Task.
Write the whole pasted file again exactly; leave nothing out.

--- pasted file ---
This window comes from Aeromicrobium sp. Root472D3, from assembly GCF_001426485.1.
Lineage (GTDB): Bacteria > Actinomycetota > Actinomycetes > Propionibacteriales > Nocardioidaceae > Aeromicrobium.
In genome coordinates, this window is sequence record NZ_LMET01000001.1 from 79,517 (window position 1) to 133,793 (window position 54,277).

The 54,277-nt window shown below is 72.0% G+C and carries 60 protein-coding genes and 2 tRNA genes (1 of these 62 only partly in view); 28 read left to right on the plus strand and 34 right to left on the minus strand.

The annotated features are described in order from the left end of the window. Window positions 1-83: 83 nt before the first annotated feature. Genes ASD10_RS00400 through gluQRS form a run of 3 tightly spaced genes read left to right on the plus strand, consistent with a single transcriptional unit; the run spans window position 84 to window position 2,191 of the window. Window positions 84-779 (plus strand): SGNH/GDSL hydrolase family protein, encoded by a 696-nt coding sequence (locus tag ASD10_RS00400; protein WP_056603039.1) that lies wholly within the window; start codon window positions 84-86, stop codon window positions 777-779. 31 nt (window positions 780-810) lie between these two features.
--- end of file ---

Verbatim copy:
This window comes from Aeromicrobium sp. Root472D3, from assembly GCF_001426485.1.
Lineage (GTDB): Bacteria > Actinomycetota > Actinomycetes > Propionibacteriales > Nocardioidaceae > Aeromicrobium.
In genome coordinates, this window is sequence record NZ_LMET01000001.1 from 79,517 (window position 1) to 133,793 (window position 54,277).

The 54,277-nt window shown below is 72.0% G+C and carries 60 protein-coding genes and 2 tRNA genes (1 of these 62 only partly in view); 28 read left to right on the plus strand and 34 right to left on the minus strand.

The annotated features are described in order from the left end of the window. Window positions 1-83: 83 nt before the first annotated feature. Genes ASD10_RS00400 through gluQRS form a run of 3 tightly spaced genes read left to right on the plus strand, consistent with a single transcriptional unit; the run spans window position 84 to window position 2,191 of the window. Window positions 84-779 (plus strand): SGNH/GDSL hydrolase family protein, encoded by a 696-nt coding sequence (locus tag ASD10_RS00400; protein WP_056603039.1) that lies wholly within the window; start codon window positions 84-86, stop codon window positions 777-779. 31 nt (window positions 780-810) lie between these two features.